Scarlet Fire™ is a gorgeous deep pink to fuchsia-bracted dogwood tree, known for its deep, consistently pink bracts that contrast beautifully with its dark green foliage. This tree blooms in late May to early June, making it one of the latest-blooming dogwood tree varieties developed at the Rutgers New Jersey Agricultural Experiment Station.

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Cresskill environmentalists rolling out rain barrels in attempt to save water

Cresskill’s Environmental Commission is inviting residents to attend a Rain Barrel Making Workshop on June 15 at borough hall. Organizers hope there will be a flood of support for the concept of conserving water in rain barrels… New Jersey State Climatologist David Robinson of Rutgers University said that North Jersey is in an abnormally dry spell right now: "The groundwaters are low. March and April were very dry. May was average. We will have to hope for timely rains and conditions that are not too hot." Robinson, who is an advocate for rain barrels and smart lawn watering, said such measures are important because "it makes people aware of the finite nature of fresh water that’s out there…people put too much water on their lawns."

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The Road to Financial Wellness Starts at Rutgers

Jason Vitug ('07 RBS) founder of Phroogal with Barbara O'Neill, Rutgers Cooperative Extension specialist in financial resource management.

Jason Vitug (RBS’07) founder of Phroogal with Barbara O’Neill, Rutgers Cooperative Extension specialist in financial resource management.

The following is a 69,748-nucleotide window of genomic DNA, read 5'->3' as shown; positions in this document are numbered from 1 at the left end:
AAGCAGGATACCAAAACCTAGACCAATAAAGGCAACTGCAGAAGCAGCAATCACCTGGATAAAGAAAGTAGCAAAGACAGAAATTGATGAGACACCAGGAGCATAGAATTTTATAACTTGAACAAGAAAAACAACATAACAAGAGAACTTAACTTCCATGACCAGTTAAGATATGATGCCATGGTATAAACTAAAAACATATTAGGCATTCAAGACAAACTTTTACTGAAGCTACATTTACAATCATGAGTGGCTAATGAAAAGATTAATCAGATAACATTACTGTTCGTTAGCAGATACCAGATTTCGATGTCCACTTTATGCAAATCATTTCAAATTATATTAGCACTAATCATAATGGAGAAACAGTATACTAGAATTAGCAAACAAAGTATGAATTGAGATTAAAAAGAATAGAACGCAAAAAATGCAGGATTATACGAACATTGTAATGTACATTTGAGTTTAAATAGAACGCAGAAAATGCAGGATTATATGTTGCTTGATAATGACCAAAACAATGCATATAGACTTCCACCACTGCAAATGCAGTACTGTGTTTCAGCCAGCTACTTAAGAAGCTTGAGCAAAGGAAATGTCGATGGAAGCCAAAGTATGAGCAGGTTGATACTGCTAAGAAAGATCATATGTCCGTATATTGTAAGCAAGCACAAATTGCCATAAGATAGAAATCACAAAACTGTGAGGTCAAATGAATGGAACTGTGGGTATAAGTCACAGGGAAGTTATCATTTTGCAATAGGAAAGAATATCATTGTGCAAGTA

The Road to Financial Wellness 2.0 kicked off with a campus pit stop held at IFNH on Thursday June 2nd. Jason Vitug, a 2007 graduate of Rutgers Business School and founder of Phroogal—a social media company providing financial information targeted to millennials—is embarking on his 2nd annual financial education journey across the United States with 50 events in 50 states over 107 days, covering 15,000 miles, to raise awareness of personal finance and to encourage people to make better financial decisions. Vitug will kick off this road trip in his hometown of Elizabeth, NJ, on Tuesday June 7. Barbara O’Neill, Rutgers Cooperative Extension specialist in financial resource management, invited Vitug and two guest panelists—Pamela Callender, business development and marketing manager at Rutgers Federal Credit Union (RFCU), and Kim Cole, Navicore Solutions and New Jersey Coalition for Financial Education—to speak to the campus audience and provide specific tips to improve a person’s financial wellness.